Turtles, Hares, and Hot Rods

A cartoon of a turtle nervously trying to figure out a simple arithmetic problem at the school chalkboard

“Alright class, we’re going to play Turtle, Hare, and Hot Rod!”

Oh God, no.

There were few games I feared more than “Turtle, Hare, and Hot Rod” in elementary school. It was a game occasionally played in our math class where groups of three students would go up to the board and have to solve an arithmetic problem as quick as they could in front of the whole class. The winner would crowned “Hot Rod”, second place “Hare”, and finally the humiliating “Turtle” to the loser. I was usually the Turtle.

It was a source of embarrassment and frustration losing so frequently in front of my peers in that game. Sure other classmates lost as well in other matches but the fairly wide margin between the runner up and myself was unique and only added insult to injury. I’d often be the final one left trying desperately to solve the problem with every pair of eyes in the class pointed directly at me, waiting. If the panic that came from trying to solve a math problem quickly wasn’t enough for me to short circuit, the rolling snowball of stage fright nerves did. This wasn’t just for the game either, I’d lag a few problems behind my classmates in times table tests as well, often hitting the timer before I could finish.

Only in retrospect did it become apparent what the source of the separation was; my peers were reciting answers based on rote memorization in the games and tests while I found myself computing them in my head nearly every time. Even for the ones I was fairly sure I knew the answer to I found myself impulsing falling into a computation anyway. It was as if I had to prove to myself that the result in my memory was actually valid, otherwise it was no good. Why I found it so much more reassuring to think this way I can’t be certain, but I would guess it was due to some deep seeded distrust of pure, rote memory — even if it was my own. Only when I could prove the result to myself would I feel satisfied enough in it to write the answer down.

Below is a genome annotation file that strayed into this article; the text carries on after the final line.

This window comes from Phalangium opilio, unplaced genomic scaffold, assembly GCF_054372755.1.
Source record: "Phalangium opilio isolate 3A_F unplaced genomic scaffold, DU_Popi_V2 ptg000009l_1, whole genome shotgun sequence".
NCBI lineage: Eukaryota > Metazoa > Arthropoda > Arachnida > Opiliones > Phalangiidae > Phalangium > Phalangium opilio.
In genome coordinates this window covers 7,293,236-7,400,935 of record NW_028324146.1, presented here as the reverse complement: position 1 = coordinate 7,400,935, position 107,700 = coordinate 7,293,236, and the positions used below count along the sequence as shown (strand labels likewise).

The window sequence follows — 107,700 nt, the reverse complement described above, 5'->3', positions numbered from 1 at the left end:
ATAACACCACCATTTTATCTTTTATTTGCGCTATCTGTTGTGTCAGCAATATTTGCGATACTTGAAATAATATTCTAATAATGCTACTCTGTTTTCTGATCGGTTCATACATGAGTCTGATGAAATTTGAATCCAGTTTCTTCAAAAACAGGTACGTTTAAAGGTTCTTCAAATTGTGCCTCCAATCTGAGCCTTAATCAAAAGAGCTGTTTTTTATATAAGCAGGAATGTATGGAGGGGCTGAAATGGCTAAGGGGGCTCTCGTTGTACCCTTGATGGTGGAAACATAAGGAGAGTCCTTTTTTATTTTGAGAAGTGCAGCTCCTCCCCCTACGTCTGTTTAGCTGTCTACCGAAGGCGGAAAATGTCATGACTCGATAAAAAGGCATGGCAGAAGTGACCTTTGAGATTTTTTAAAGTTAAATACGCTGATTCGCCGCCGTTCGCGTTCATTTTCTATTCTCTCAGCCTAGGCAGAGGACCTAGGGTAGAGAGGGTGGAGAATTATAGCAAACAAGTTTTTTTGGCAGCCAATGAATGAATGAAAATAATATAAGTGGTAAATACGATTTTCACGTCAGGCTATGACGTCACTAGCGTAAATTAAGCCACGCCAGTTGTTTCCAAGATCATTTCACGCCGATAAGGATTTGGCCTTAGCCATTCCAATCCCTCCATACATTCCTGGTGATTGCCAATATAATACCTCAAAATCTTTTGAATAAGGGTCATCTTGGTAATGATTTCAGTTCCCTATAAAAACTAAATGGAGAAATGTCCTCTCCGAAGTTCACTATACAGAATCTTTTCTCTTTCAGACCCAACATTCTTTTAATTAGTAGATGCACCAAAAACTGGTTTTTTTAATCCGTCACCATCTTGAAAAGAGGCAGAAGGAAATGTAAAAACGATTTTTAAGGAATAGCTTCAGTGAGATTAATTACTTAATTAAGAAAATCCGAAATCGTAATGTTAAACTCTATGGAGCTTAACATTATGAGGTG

As time slipped by towards middle school, however, I found that math curiously became not just more enjoyable but also easier. There were fewer math games and the test questions transitioned from assessing our memory recollection speed to quizzing our ability to work out more involved problems. The questions evolved from a rapid-fire stream of problems like “How fast can you remember the answer to 8*7?” into relatively time consuming, process based questions like “Calculate 7x + 5 = 104/4”.

In situations like this we couldn’t memorize the result beforehand and didn’t have to memorize any theorems, all we had to do was compute. I was so used to computing manually at that point it was almost second nature to chug away at these problems like I had always done, just with the simple extra step of writing down my work as I went along for grading. This gradually evolved over time from raw computing to complex problem solving, all the while my previous handicap acting as a comforting (though minor) advantage.

Many years later as high school neared its conclusion my father suggested a discipline I hadn’t even considered up to that point, programming. That timely suggestion and my love for our family’s old iMac both guided me to eventually choose it as my study of choice and I flew to the east coast to pursue Software Engineering at Drexel University. It was when my college career began and exposed me to core computer science concepts for the first time that it clicked; I could finally leverage the skills I had been honing out of necessity for nearly my whole life not just to get by but as my secret weapon to advance in the profession. Algorithms and programming techniques often seemed oddly familiar and relatable to me in a way that wasn’t to the third of the software engineering class that dropped out. This old Turtle had finally found a home.

So to the new generation of Turtles frustrated at themselves for not being as fast as their grade school peers at times tables and math games, don’t worry about it for another moment. Your particular skill set is not a curse but a blessing; thanks to programming there’s a perfect outlet for you to explore where we Turtles can excel. With programming, our steady and methodical nature pays off in droves. With programming, we can finally be Hot Rods.